Back to the drawing board...

Stitches in time

P.S. concerning San Francisco and fabric: I found "Far Out Fabrics", but nothing was there that I liked well enough to buy. A problem I had in all the fabric stores I checked out - none of them were willing to cut less than 1/2 to 1 yard of a fabric. I want lots of different material for piecing strips etc., so I have to really like a fabric to be willing to buy a greater amount. As a result, I brought along only three small scraps from the remnant bins of a couple of stores. One store in downtown SF did impress me - "Britex" has four floors of fabrics and accessories. Without something specific for which to buy, I was overwhelmed and left without purchasing anything.

I have continued work on my fabric book and now have some pictures of progress to show. The road has kept me busy for many hours; I had originally planned to paint it, but then found a flagstone fabric that is absolutely perfect. I made a pattern so that the road would continue from page to page, then cut out iron-on batting plus the fabric, which I basted onto the pages, then sewed on by hand.

Next step was machine quilting around the stones, which gave the 3-D effect I wanted. I'm very pleased with the way it looks! The first photo shows the difference between the road with and without quilting. The next ones show the pages sewn together; lots of hand sewing remains to be done for the details, but first I will sew the reverse side so that I can finish all machine work.
























































Actually, I'm not pleased with the connection from the fifth to the last page - there's a break there. The poem does ask where the road will go, but my rainbow of possibilities on the last page doesn't connect with the road. I will probably rip the second-to-last page and re-do the road to make it fit. Lots of work, but then, I wouldn't be a patchworker if I weren't willing to work for the best possible result!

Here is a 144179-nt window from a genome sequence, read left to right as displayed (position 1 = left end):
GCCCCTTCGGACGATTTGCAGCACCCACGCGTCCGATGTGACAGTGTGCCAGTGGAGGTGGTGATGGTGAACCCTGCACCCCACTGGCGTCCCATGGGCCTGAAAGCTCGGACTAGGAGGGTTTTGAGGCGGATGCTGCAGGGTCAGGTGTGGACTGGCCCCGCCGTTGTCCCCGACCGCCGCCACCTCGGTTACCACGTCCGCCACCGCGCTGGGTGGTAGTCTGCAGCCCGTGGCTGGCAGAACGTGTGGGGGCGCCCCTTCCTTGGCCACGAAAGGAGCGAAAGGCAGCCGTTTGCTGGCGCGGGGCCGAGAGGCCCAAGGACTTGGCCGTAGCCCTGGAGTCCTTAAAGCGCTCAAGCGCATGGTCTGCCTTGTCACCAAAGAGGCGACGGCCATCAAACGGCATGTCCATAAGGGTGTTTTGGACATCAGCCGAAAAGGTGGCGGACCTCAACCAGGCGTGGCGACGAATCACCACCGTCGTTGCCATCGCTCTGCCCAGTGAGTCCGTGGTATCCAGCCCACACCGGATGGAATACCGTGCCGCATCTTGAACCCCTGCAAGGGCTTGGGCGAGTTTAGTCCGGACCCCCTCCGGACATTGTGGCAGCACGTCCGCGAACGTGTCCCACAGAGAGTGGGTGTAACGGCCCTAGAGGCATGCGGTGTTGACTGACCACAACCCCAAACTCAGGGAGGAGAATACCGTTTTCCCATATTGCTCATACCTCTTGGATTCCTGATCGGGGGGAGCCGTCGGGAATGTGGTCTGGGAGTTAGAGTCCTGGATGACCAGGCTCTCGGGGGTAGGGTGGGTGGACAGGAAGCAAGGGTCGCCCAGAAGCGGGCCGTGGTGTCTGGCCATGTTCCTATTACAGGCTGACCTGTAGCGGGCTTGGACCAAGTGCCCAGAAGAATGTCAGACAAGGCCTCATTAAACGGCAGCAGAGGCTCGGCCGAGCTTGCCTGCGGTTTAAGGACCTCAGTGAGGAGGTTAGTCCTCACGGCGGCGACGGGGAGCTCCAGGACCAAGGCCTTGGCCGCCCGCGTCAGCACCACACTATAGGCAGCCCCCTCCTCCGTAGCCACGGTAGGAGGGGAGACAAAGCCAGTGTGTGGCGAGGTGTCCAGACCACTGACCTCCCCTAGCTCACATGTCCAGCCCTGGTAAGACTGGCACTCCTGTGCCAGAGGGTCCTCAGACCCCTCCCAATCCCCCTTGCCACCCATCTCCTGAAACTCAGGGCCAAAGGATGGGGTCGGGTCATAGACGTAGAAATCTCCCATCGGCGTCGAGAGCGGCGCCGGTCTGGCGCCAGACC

Friday, July 18, 2008

Now I know that vacation time is drawing nigh - I have printed a list of fabric shops in San Francisco, where I will be spending a couple of days after visiting my family in the Midwest US. No matter where I travel (and I love to travel!) I always google for fabric shops before I leave home. Fabric is the ultimate souvenir - unbreakable, neither heavy nor bulky. And I can use it - it doesn't collect dust nor waste space.

Why does it not surprise me that there's a shop called "Far Out Fabrics" on Haight?! I shall have to tear myself away to see the other sights of the city.

Wednesday, July 16, 2008

Creative energy is at a low point right now - I have a cold, thag you very buch. I'm trying to do low-energy things, such as cleaning my sewing room. While picking up pins from the floor (lucky me, haven't had to use the barefoot method to find them so far!) and placing them in the receptacle in my sewing table, I realized that uninformed watchers could wonder about that - it's a red frisbee. Now why would anyone think to place a frisbee on a sewing table?!

Well, the shape and material are appropriate for the purpose - unbreakable, flat, with edges high enough to keep things in it (it is, of course, upside down, sillies!) yet not so high that extracting them is a problem. And since it is an object that was lying around (one of those advertising gadgets we were given once upon a time), it could just as well be used for something sensible. It houses spools of thread that are about to be used though a different color is in the machine right now, needles and pins (so they don't get onto my cutting mat and ruin the edge of my rotary cutter), buttons that will be sewed on soon - yes, I'll do it tomorrow.

Besides, I'm a patchworker - we're used to keeping scraps and bits and pieces because we think we can use them some day - and we do! So putting the frisbee to use was quite logical, Captain. It used to be called "thrifty" - now it's "ecological". Patchworkers are on the cutting edge of recycling!

Friday, June 27, 2008

My patchwork Hobbit hole

The title page for my fabric book "The Road Goes Ever On" is basically completed now, as far as sewing machine work goes. I will now patch the poetry pages and sew them all together before doing the hand sewing details - buttons, embroidery, and some fluffy grass, plus a bit of hand quilting, will finish off my hobbit hole. When the pages are all together, I will also sew the road onto them, so that it continues uninterrupted from page to page. Final photos will be forthcoming in a few days, I hope. Here is what I've done so far: